data to a single parameter vector. However as such, the problem is known to
be NP-hard. Nevertheless it can be interestingly relaxed into a convex
L1-norm minimization problem. Applying this idea leads to a final algorithm
that allows us to extract one after another, the parameter vectors
associated with the different subsystems, by means of convex optimization.

June 15, 16:00

**Michel Grabisch**,
Sorbonne Economic Centre, Université Paris 1 (Panthéon-Sorbonne)

A coalition formation value

__Abstract:
__
Coalition
formation is an important topic related to game theory, multi-agent systems
and economics. Supposing that coalitions earn some benefit or pay some cost
for using goods or services, a central problem is how to determine the
allocation of the benefit or cost among all participating players/agents.
Our talk will consist of two parts, dealing with two particular situations.
We put N, the set of all players, of cardinality n.

The first part considers the case of games with externalities, best modelled
under partition function form game: it is assumed that the worth of a
coalition depends on the organization of the society of the remaining
players. Furthermore, we suppose that the starting point is the society of
all individual players (no coalition is formed), and that step by step this
society evolves till attaining the grand coalition (all players are in a
single coalition). We introduce the notion of scenario and process. A
process is a sequence of partitions of players, starting from the
finest partition (the society of all individual players) and finishing at
the coarsest partition, that is, the set of players itself, and between two
steps, there is one and only one merging of two blocks of the current
partition. Each process gives rise to n scenarios, one per player, which are
simply the process under the viewpoint of a given player. The original point
of our approach is to define a value for scenarios, considered as an
elementary brick, then from this a value for process, and finally for the
game itself. We propose two axiomatizations of the scenario value,
reflecting well the idea of coalition formation.

In the second part, we do not consider externalities, but coalitions can be
formed completely freely. That is, the sequence of coalitions is arbitrary,
and in particular need not be a chain. The model behind this is
a Markovian approach of coalition formation, i.e., coalitions
are viewed as states and therefore from the transition matrix, we can
compute for each sequence of coalitions its probability of occurrence.
Such sequences with positive probabilities correspond to scenarios of the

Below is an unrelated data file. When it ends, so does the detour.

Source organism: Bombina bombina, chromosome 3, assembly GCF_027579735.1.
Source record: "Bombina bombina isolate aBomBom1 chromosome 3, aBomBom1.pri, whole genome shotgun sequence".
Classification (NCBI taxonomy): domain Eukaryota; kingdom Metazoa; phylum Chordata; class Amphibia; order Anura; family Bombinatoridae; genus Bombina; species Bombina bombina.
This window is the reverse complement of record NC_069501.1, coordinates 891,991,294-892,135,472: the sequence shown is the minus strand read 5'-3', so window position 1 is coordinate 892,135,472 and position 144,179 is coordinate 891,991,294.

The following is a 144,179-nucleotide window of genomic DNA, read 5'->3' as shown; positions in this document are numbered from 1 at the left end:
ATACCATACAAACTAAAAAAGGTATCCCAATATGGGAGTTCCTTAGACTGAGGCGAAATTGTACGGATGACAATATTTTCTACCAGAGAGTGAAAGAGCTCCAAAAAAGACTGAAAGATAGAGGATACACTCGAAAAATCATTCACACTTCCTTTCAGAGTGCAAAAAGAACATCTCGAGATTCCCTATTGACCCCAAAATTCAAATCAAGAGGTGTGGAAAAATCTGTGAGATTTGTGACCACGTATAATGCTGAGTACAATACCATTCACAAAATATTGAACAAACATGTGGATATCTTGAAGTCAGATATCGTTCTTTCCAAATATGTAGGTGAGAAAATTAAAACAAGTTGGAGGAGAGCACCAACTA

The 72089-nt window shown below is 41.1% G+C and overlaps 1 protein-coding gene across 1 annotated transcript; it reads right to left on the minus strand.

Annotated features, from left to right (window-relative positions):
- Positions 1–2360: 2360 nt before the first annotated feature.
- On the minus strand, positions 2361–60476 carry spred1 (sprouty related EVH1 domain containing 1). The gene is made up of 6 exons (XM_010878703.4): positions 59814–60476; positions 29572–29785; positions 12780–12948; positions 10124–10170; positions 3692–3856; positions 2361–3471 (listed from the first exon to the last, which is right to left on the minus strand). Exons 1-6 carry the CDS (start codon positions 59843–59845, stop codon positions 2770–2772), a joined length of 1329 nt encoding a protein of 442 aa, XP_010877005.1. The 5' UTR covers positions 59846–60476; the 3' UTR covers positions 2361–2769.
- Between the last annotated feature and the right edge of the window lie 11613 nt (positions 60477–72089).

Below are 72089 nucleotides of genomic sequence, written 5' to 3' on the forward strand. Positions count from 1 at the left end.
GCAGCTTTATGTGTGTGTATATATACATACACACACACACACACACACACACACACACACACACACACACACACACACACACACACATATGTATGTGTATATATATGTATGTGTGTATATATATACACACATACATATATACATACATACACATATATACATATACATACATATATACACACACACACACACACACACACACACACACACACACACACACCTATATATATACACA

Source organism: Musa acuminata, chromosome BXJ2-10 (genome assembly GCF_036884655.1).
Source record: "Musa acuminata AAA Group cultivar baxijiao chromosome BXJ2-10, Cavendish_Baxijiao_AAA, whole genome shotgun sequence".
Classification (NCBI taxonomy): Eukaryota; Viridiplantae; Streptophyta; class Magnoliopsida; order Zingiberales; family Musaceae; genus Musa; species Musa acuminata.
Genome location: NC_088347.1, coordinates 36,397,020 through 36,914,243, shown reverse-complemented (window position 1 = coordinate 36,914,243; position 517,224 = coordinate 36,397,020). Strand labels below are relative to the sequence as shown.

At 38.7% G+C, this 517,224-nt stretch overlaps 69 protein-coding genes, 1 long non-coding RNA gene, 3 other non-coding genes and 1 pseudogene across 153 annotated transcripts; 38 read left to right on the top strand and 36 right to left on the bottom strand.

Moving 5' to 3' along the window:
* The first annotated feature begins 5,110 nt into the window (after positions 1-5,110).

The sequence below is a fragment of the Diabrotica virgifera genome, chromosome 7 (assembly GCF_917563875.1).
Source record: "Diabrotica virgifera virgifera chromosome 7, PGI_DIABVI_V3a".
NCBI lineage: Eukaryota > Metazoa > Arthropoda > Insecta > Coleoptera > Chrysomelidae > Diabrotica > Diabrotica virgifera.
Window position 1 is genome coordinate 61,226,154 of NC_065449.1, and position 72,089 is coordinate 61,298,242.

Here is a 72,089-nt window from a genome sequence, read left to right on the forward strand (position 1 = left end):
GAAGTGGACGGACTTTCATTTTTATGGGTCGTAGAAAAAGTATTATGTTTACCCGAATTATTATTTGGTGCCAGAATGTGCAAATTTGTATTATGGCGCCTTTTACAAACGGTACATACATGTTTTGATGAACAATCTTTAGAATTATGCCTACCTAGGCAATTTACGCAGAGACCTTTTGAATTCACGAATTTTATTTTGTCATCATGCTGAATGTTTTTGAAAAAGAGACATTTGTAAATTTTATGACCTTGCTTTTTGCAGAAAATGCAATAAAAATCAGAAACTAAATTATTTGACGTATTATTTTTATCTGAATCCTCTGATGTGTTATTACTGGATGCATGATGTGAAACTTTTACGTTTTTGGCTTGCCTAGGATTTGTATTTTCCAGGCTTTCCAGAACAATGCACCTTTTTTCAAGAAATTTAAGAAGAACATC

first part. We define a value for scenarios, and the value of the game under
a given Markov process is the expectation of all scenario values. We give
also axiomatizations of the scenario value.

June 9, 16.00

**Bettina Klaus**, Department of Economics, University of Lausanne,
Switzerland

Allocation via Deferred-Acceptance under Responsive Priorities.

__Abstract:
__
In
many economic environments - such as college admissions, student placements
at public schools, and university housing allocation - indivisible objects
with capacity constraints are assigned to a set of agents when each agent
receives at most one object and monetary compensations are not allowed. In
these important applications the agent-proposing deferred-acceptance
algorithm with responsive priorities (called responsive DA-rule) performs
well and economists have successfully implemented responsive DA-rules or
slight variants thereof. First, for house allocation problems we
characterize the class of responsive DA-rules by a set of basic and
intuitive properties, namely, unavailable type invariance, individual
rationality, weak non-wastefulness, resource-monotonicity, truncation
invariance, and strategy-proofness. We extend this characterization to the
full class of allocation problems with capacity constraints by replacing
resource-monotonicity with two-agent consistent conflict resolution. An
alternative characterization of responsive DA-rules is obtained using
unassigned objects invariance, individual rationality, weak
non-wastefulness, weak consistency, and strategy-proofness. Various
characterizations of the class of "acyclic" responsive DA-rules are obtained
by using the properties efficiency, group strategy-proofness, and
consistency.

May 19, 16:00

**Frank Bruggeman**, Centrum voor Wiskunde en Informatica, Amsterdam

Cells play dice!

__Abstract:
__
Upon environmental changes organisms display a
remarkable capacity to adapt.

Upon detection and processing of the environment
dynamics, protein activities are adjusted through changes in protein levels,
allosteric regulation, and levels of reactants. In this work, we develop a
number of theoretical approaches and concepts for understanding of experimental
data on adaptive changes and for predicting adaptations of metabolic pathways.

May 10, 16:00

**Bruno Bouzy**, LIPADE - UFR de mathematiques et d'informatique, Universite
Paris Descartes

Multi-Agent Learning and Repeated Matrix Games.

__Abstract:
__
This talk presents a work in the
field of multi-agent learning (MAL) by using repeated matrix games (RMG). In a